C. Code Structure

The code was structured such that everything before training is in one file and everything after training is in another file. This is what was executed before training:

  1. Preprocess the text
  2. Separate the text by sentence
  3. Annotate each sentence with the provided annotations of which words are components
  4. Create annotation files for each sentence
  5. Separate sentences into training, validation, and testing categories (50%, 25%, and 25% respectively)

In the next section, we will go into detail about how the results were processed for comparison. For more details about the code base, please read the README, code, and code documentation.

D. Processing Results

The output of NeuroNER’s training splits all text by word and lists the classification of each word right next to the word. If there is a multi-word classification, such as ”battery pack," there is a different label to indicate that the classification is a continuation of the last word.

From this output, we extract all annotations and create a frequency mapping for each component. From there, we compare the frequencies of components annotated by CRF with the components annotated by the trained neural network.

FIG. 1. Architecture of the artificial neural network (ANN) model. n is the number of tokens, and xi is the ith token. l(i) is the number of characters and xi,j  is the jth character in the ith token.yi  is the predicted label of the ith token.

FIG. 1. Architecture of the artificial neural network (ANN) model. n is the number of tokens, and xi is the ith token. l(i) is the number of characters and xi,j  is the jth character in the ith token.yi  is the predicted label of the ith token.

 

III. Results

In this section, we will discuss the results of our training and how it compares to the Conditional Random Field results.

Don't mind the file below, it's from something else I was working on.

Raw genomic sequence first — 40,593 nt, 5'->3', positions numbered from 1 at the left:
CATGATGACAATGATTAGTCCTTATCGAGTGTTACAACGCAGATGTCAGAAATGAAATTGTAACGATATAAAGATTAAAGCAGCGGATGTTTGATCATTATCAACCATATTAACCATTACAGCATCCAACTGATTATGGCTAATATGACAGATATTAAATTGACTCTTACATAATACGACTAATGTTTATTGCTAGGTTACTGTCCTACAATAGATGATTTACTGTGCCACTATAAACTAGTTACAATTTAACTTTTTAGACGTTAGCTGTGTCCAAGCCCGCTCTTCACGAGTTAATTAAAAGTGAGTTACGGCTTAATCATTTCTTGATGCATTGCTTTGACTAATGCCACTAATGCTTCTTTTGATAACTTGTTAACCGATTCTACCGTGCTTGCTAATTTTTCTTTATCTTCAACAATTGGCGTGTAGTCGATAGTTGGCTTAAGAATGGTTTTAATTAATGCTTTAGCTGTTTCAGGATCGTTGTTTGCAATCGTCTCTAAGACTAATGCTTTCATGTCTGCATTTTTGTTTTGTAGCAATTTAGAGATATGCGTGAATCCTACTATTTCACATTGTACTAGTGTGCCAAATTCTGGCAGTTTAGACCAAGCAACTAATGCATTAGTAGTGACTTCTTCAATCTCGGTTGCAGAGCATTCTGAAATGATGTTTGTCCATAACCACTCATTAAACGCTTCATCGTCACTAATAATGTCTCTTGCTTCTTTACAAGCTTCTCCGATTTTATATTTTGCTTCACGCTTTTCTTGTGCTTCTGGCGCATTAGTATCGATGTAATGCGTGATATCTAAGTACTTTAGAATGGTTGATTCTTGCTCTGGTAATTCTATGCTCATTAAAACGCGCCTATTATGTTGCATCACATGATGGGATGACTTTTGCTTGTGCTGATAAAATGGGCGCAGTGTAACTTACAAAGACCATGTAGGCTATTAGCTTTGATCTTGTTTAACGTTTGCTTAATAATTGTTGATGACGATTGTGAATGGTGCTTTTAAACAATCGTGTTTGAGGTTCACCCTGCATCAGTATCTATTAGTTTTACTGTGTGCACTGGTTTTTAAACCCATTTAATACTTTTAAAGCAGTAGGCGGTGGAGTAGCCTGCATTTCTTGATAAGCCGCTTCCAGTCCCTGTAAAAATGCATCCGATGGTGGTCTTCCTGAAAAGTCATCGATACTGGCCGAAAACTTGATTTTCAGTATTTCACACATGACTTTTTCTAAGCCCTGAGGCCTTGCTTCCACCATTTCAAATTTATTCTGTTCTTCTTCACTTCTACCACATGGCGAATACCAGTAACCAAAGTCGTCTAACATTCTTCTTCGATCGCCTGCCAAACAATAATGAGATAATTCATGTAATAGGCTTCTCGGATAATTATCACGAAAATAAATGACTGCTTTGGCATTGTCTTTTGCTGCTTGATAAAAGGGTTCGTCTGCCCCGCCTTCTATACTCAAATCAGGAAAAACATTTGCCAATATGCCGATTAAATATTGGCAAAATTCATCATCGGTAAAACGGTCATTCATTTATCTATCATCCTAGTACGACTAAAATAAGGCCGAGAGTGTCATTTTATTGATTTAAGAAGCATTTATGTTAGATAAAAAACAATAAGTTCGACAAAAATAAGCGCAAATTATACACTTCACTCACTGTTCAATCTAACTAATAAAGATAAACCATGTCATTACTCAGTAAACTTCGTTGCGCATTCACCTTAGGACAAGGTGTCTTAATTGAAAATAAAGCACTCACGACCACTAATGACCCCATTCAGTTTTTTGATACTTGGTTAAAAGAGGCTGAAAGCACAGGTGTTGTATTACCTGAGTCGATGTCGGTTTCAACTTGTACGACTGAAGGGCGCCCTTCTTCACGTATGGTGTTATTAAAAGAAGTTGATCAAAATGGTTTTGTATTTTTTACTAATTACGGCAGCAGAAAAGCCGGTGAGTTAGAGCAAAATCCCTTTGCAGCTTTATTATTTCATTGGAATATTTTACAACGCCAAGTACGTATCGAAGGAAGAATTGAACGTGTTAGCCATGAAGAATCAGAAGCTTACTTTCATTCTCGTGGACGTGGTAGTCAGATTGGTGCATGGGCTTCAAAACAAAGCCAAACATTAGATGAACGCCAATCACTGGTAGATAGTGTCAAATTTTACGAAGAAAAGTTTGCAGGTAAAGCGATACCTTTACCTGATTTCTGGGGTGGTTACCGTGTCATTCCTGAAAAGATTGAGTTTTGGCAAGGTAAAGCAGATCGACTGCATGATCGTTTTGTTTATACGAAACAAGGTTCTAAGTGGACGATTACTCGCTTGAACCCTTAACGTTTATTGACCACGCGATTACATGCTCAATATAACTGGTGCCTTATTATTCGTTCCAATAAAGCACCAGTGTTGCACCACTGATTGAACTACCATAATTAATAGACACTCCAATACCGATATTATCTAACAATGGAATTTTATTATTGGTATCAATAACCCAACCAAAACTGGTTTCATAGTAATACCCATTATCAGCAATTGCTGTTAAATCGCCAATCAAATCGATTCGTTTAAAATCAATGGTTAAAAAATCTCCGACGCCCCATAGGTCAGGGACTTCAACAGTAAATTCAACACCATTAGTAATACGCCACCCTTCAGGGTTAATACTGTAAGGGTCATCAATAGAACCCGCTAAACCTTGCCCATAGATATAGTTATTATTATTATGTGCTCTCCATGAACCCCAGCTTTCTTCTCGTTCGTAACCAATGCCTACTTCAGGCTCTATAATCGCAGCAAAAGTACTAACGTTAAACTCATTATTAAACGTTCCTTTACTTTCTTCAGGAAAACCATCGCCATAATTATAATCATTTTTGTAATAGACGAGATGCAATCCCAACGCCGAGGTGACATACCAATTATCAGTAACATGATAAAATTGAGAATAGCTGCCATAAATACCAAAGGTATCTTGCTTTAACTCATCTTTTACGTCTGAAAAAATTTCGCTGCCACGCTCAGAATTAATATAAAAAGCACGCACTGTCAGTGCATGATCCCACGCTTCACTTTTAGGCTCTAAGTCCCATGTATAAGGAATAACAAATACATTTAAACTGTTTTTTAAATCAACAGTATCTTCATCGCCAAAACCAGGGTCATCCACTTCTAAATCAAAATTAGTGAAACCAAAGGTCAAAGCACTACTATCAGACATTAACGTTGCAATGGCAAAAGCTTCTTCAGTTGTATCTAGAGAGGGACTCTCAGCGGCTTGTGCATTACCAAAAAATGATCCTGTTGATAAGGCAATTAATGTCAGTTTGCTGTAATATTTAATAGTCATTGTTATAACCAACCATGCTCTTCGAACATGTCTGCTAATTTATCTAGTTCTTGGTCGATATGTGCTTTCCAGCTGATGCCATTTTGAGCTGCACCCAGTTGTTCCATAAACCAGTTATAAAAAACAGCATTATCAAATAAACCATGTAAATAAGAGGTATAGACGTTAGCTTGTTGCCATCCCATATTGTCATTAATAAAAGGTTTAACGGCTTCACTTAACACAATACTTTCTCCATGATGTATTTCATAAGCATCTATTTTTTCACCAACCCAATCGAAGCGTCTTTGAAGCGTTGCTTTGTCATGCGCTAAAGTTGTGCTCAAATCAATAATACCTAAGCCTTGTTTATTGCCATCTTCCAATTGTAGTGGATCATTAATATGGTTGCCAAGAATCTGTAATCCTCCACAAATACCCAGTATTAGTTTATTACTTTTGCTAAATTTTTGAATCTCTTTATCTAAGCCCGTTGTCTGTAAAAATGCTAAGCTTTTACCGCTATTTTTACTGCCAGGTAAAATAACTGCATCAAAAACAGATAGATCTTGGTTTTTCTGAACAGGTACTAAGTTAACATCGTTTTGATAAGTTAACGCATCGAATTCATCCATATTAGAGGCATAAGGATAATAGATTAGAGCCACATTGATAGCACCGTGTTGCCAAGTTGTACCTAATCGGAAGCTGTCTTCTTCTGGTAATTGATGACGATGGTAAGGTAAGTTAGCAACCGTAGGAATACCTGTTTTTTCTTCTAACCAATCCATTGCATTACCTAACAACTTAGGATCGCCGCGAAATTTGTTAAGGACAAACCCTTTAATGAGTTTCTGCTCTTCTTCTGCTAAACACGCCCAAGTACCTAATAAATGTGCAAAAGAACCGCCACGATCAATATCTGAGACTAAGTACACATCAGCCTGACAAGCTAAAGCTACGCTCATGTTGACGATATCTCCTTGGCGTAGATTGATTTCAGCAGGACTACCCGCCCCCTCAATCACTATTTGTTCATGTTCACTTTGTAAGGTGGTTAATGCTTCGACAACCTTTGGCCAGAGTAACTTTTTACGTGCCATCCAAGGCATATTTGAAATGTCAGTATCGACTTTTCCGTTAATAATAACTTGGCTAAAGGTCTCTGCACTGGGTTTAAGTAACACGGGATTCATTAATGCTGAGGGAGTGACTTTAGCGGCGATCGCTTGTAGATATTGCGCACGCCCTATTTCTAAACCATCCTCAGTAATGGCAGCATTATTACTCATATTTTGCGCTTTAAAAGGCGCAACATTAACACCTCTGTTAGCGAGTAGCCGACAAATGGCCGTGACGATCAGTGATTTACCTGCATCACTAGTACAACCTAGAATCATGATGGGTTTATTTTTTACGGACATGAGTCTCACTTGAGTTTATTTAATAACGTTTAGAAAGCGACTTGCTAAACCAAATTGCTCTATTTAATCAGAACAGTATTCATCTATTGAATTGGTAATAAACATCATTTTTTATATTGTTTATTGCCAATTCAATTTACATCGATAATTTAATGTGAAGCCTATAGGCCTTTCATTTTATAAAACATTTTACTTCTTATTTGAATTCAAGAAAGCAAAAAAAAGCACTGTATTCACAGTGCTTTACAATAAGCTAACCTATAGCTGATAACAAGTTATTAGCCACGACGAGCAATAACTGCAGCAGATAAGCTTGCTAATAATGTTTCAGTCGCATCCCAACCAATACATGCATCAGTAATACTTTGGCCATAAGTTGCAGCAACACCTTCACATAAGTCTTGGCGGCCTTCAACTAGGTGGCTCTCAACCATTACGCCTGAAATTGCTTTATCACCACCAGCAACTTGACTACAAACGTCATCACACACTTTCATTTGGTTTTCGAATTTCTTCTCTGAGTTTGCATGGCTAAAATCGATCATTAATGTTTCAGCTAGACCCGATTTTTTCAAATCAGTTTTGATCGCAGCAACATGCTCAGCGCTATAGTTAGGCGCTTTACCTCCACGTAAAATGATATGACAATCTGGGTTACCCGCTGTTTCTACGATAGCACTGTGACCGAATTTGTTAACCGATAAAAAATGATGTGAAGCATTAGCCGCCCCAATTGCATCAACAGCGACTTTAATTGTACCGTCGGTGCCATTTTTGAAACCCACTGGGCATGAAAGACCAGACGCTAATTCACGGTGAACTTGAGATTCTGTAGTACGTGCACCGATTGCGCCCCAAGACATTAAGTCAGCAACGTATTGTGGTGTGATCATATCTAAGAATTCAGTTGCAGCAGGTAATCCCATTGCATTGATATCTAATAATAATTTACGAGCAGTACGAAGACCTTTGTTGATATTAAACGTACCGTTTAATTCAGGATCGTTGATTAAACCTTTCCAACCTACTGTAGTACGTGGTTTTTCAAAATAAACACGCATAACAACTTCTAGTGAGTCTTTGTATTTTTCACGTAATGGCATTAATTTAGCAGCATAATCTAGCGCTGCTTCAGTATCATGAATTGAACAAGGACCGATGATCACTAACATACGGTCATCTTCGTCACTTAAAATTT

A. Numerical Analysis of Training

With our final iteration of training with four categories of classification, we were able to achieve an overall accuracy of 84.31% on the testing set and correctly identified 125007 phrases. Figure 2 displays how the accuracy has grown over the training process for the training, testing, and validation set.

The most commonly identified component are ”packages” with a frequency of 2066, and ”trays” with a frequency of 1221. The first two-word component identified is ”sealer belt” with a frequency of 279. In order to check the accuracy of the results in terms of frequency, we also note the frequency of each of these terms in the data. Compared to the actual frequency of the words found, NeuroNER with the annotated training data performed fairly well with an accuracy of around 51%, considering some extraneous words that had a high frequency in the data.

NeuroNER found around 51 new components from the preprocessed data out of 240 useful components found. The rest were a subset of the training data. Please refer to the attached documents for a more in-depth analysis in terms of accuracy of the model. Results.xlsx contains a histogram of the accuracy distribution of the components, as well as the frequency found in NeuroNER and the actual frequency of the components found. NewComponents.txt contains all the new components discovered in this training process.

FIG. 2. Accuracy growth over 25 epochs.FIG. 2. Accuracy growth over 25 epochs.

IV. Conclusion

Even though the results seem comparable to the CRF results, the component names are much shorter and have lower frequencies in the data. Neural networks are better used when we need to reinforce what is already known, rather than new information we want to discover from training. However, the NeuroNER model appeared to find reasonable components not in the training set. Unsupervised methods would work best for this type of scenario, but NeuroNER performed better than expected.